When David Burns stepped into the role of Head of Senior Primary in 2016, one of his priorities was to re-ignite Highbury's Culture of Honour that was started by the school's previous headmaster, Richard Stanley, based on the work of Stephen Covey. Culture is a powerful force that influences our behaviour, sometimes without us even knowing it, and therefore it is vital to continually shape our school culture at Highbury. The reason that it is a Culture of Honour is that Honour is about treating people in a certain way because we value them: there is something inside each person that makes them special. Our Culture of Honour is about teaching our Highbury boys to behave in an honourable way towards others, including peers, teachers and visitors, as this underpins every facet of school life.
We bring to life the Culture of Honour through a visual of a tree that is painted as a mural on the wall between Foundation Phase and Senior Primary. The branches of the tree are made up of 18 words each one specifically chosen as valuable and at the core of what Highbury stands for. The roots signify our being rooted in Christ: acknowledging that everything flows out of Him. In Senior Primary, teachers get the opportunity to nominate a boy every second week if they have seen him deserving it by living our Culture of Honour through his actions or words, either inside or outside the classroom. Those boys then have the honour of wearing the new circular tree badge on their lapel for the following two weeks.
Here are a few snippets of phrases to show how we talk about each part of our Culture of Honour with our Senior Primary Highbury boys. We hope it will help parents to reinforce these messages at home.
LOVE: Is the most powerful force in the universe. It’s not JUST the mushy stuff you see on TV. We know what love is because of God’s example. Love others – it’s that simple.
OK to be different. We are all accepted by God. Everyone deserves to be
accepted because God accepts them.
are all human beings. Never think of yourself as better or worse than someone
else. We are humble in victory and gracious in defeat. You are never too good
to say sorry.
about being moved to action. Seeing a need and doing something to meet it.
is what it takes to be your best self – the best version of you. It’s like the
‘spark’ that sets things in motion.
seeing with the eyes of another, listening with the ears of another, and
feeling with the heart of another.
is the best policy.
misplace your loyalty. Don’t be loyal to a friend who is behaving in a dishonourable
way. Sometimes you have to do the right thing and ‘rat on your mate!’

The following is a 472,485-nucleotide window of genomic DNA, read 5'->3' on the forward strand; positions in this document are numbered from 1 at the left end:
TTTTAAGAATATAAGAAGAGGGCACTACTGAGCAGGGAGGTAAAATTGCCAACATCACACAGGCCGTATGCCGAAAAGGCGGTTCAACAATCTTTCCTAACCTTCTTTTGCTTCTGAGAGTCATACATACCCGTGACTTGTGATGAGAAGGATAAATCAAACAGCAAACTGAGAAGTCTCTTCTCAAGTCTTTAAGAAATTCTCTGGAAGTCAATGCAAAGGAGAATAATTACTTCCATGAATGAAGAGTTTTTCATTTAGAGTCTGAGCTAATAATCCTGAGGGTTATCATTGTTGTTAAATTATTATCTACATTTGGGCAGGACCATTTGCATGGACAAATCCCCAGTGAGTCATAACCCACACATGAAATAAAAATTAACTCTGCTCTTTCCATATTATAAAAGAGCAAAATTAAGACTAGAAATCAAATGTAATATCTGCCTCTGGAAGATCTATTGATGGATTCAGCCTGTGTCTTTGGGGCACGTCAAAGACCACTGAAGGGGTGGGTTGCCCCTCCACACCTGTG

Seeing a task right through to being complete. Don’t make excuses for the
obstacles you face. Leave it all out on the field!
small – service starts where you are. Service may be uncomfortable, or not
where you want to be, but sometimes that is where you are needed most. What
opportunities are there for us to impact people beyond our school?
in the Lord with all your heart, and do not lean on your own understanding. In
all your ways acknowledge him, and he will direct your paths’. Proverbs 4:5
Also remember, like the Coronation Fund Managers say: “Trust is Earned!”
is key in life. Confidence comes from a healthy self-image – what do you see
when you look in the mirror? Who are you listening to?
belief in God forms the foundation of Highbury. It’s what inspired Granny
McMillan and it’s what inspires your teachers today. What are you going to build
your life on? The rock or the sand?
got to give it to get it. It’s as simple as that.
need ‘it’ in us to help withstand the knocks of life. With Faith we can take
the hits and bounce back.
how we SHOW people that we care. Emphasis on the SHOW!
is YOUR school. You are Highbury and you belong.
Make good choices. Be responsible with what you have as well as what you do.
As a boys' primary school, we believe that one of the most important things we do at Highbury is to provide a strong ethical foundation for our boys. Our regular Chapel assemblies provide the perfect forum to teach our boys Christian values and morals and the importance of living by a Culture of Honour.
says, "As I mentioned in my address at Speech Night at the end of last year, I
believe that character and strong values are a greater indicator of success
than pure talent, especially looking forward into an uncertain future. There is a trend emerging in education where
helping children develop emotional intelligence, grit, compassion, values, global
citizenship etc. are as important as knowledge and skills. It is my utmost
desire to see our boys leave Grade 7 with a well-developed self-image and a set
of values that will help them make an impact wherever they go. Our Culture of
Honour lays a foundation for them to build on as they become young men of
significance in years to come."